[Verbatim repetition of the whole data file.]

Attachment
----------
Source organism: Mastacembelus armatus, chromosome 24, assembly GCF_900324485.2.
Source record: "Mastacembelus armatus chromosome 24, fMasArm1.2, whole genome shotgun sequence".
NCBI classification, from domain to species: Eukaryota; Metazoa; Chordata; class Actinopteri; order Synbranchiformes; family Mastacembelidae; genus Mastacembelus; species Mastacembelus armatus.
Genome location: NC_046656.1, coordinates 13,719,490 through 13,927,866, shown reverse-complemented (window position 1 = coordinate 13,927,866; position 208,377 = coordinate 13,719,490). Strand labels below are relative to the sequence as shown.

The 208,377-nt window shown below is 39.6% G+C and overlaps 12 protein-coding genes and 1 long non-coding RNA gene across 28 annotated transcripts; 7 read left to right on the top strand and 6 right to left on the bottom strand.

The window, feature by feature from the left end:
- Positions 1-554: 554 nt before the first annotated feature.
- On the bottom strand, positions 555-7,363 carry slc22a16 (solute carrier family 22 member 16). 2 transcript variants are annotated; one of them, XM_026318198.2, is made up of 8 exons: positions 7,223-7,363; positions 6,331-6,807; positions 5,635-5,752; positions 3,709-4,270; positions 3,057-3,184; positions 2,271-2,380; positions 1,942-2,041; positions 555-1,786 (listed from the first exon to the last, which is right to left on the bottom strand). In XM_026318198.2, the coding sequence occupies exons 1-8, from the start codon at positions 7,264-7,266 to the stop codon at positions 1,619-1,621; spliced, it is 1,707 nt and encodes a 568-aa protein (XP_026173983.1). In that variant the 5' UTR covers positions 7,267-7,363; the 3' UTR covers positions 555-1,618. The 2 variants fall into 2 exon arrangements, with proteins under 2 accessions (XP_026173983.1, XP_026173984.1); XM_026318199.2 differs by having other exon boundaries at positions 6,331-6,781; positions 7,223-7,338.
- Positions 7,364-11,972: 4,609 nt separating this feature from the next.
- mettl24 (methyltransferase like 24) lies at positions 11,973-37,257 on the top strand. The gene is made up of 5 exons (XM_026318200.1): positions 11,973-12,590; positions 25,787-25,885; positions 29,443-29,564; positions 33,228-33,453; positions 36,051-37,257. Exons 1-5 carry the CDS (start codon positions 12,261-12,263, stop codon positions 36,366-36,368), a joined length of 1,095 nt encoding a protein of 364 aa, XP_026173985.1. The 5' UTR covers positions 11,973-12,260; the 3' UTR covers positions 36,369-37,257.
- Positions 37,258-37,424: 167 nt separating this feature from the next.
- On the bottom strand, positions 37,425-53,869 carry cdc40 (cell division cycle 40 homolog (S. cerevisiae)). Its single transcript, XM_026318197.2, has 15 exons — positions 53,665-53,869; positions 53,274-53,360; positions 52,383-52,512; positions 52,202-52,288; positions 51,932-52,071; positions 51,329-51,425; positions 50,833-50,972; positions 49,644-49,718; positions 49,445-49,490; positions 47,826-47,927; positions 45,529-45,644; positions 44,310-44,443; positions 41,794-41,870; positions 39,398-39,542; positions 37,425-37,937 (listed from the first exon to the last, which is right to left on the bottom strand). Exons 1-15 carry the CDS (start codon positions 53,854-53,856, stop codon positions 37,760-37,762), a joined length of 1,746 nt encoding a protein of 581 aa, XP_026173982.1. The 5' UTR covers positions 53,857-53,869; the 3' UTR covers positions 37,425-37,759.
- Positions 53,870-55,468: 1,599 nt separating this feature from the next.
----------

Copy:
Source organism: Mastacembelus armatus, chromosome 24, assembly GCF_900324485.2.
Source record: "Mastacembelus armatus chromosome 24, fMasArm1.2, whole genome shotgun sequence".
NCBI classification, from domain to species: Eukaryota; Metazoa; Chordata; class Actinopteri; order Synbranchiformes; family Mastacembelidae; genus Mastacembelus; species Mastacembelus armatus.
Genome location: NC_046656.1, coordinates 13,719,490 through 13,927,866, shown reverse-complemented (window position 1 = coordinate 13,927,866; position 208,377 = coordinate 13,719,490). Strand labels below are relative to the sequence as shown.

The 208,377-nt window shown below is 39.6% G+C and overlaps 12 protein-coding genes and 1 long non-coding RNA gene across 28 annotated transcripts; 7 read left to right on the top strand and 6 right to left on the bottom strand.

The window, feature by feature from the left end:
- Positions 1-554: 554 nt before the first annotated feature.
- On the bottom strand, positions 555-7,363 carry slc22a16 (solute carrier family 22 member 16). 2 transcript variants are annotated; one of them, XM_026318198.2, is made up of 8 exons: positions 7,223-7,363; positions 6,331-6,807; positions 5,635-5,752; positions 3,709-4,270; positions 3,057-3,184; positions 2,271-2,380; positions 1,942-2,041; positions 555-1,786 (listed from the first exon to the last, which is right to left on the bottom strand). In XM_026318198.2, the coding sequence occupies exons 1-8, from the start codon at positions 7,264-7,266 to the stop codon at positions 1,619-1,621; spliced, it is 1,707 nt and encodes a 568-aa protein (XP_026173983.1). In that variant the 5' UTR covers positions 7,267-7,363; the 3' UTR covers positions 555-1,618. The 2 variants fall into 2 exon arrangements, with proteins under 2 accessions (XP_026173983.1, XP_026173984.1); XM_026318199.2 differs by having other exon boundaries at positions 6,331-6,781; positions 7,223-7,338.
- Positions 7,364-11,972: 4,609 nt separating this feature from the next.
- mettl24 (methyltransferase like 24) lies at positions 11,973-37,257 on the top strand. The gene is made up of 5 exons (XM_026318200.1): positions 11,973-12,590; positions 25,787-25,885; positions 29,443-29,564; positions 33,228-33,453; positions 36,051-37,257. Exons 1-5 carry the CDS (start codon positions 12,261-12,263, stop codon positions 36,366-36,368), a joined length of 1,095 nt encoding a protein of 364 aa, XP_026173985.1. The 5' UTR covers positions 11,973-12,260; the 3' UTR covers positions 36,369-37,257.
- Positions 37,258-37,424: 167 nt separating this feature from the next.
- On the bottom strand, positions 37,425-53,869 carry cdc40 (cell division cycle 40 homolog (S. cerevisiae)). Its single transcript, XM_026318197.2, has 15 exons — positions 53,665-53,869; positions 53,274-53,360; positions 52,383-52,512; positions 52,202-52,288; positions 51,932-52,071; positions 51,329-51,425; positions 50,833-50,972; positions 49,644-49,718; positions 49,445-49,490; positions 47,826-47,927; positions 45,529-45,644; positions 44,310-44,443; positions 41,794-41,870; positions 39,398-39,542; positions 37,425-37,937 (listed from the first exon to the last, which is right to left on the bottom strand). Exons 1-15 carry the CDS (start codon positions 53,854-53,856, stop codon positions 37,760-37,762), a joined length of 1,746 nt encoding a protein of 581 aa, XP_026173982.1. The 5' UTR covers positions 53,857-53,869; the 3' UTR covers positions 37,425-37,759.
- Positions 53,870-55,468: 1,599 nt separating this feature from the next.